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Rewritten Bible after Fifty Years: Texts, Terms, or Techniques?

In Brill, Geza Vermes, József Zsengellér, Pieter B. Hartog, Qumran on October 13, 2015 at 6:27 am

2015.10.19 | József Zsengellér. Rewritten Bible after Fifty Years: Texts, Terms, or Techniques? A Last Dialogue with Geza Vermes. JSJSup 166. Leiden: Brill, 2014. ISBN: 9789004268159.

Review by Pieter B. Hartog, KU Leuven.

Many thanks to Brill for providing a review copy.

Few terms have generated such lively debates as Geza Vermes’ “Rewritten Bible.”1 Two major impetuses have informed these debates. First, the recovery of the Dead Sea Scrolls. These finds brought to light previously unknown writings which some scholars argued must be included in Vermes’ category. Classifying these writings under the header of “Rewritten Bible” had a double effect: on the one hand, the category broadened, as it could now also include halakhic (e.g., the Temple Scroll) and other writings; on the other, the category grew increasingly narrow, as the writings attributed to it became mainly those of Second Temple Judaism (Vermes had included later texts such as Sēfer ha-Yāšār).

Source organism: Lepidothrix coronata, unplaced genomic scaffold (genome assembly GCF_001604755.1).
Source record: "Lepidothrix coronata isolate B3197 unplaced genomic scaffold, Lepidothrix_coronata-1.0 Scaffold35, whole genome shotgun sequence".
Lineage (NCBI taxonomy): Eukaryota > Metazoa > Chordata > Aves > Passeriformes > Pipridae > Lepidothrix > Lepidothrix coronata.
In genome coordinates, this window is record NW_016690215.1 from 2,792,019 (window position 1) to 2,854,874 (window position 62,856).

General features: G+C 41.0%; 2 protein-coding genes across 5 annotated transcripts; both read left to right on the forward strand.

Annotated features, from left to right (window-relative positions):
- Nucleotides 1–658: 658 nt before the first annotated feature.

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The Text of the Hebrew Bible. From the Rabbis to the Masoretes

In Elvira Martín-Contreras, HB/OT, Hebrew Bible, Lorena Miralles-Maciá, Pieter B. Hartog, V&R unipress on July 6, 2015 at 9:29 pm

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2015.07.16 | Elvira Martín-Contreras, Lorena Miralles-Maciá. The Text of the Hebrew Bible: From the Rabbis to the Masoretes. JAJSup 13. Göttingen: Vandenhoeck & Ruprecht, 2014.

Review by Pieter B. Hartog, KU Leuven.

Many thanks to Vandenhoeck & Ruprecht for providing a review copy.

The development of the text of the Hebrew Bible has enjoyed a renewed interest in recent years. But whilst studies on the text of Scripture in the Second Temple period abound,[1] the period subsequent to it tends to be ignored. The reasons for this neglect are easy to see. The period between the Rabbis and the Masoretes is traditionally considered a “dark age” in the history of the biblical text. What is more, this era is commonly taken as one in which a single textual tradition (the Masoretic Text or MT) was dominant – in contrast to earlier eras, where textual fluidity and pluriformity prevailed.[2] Read the rest of this entry »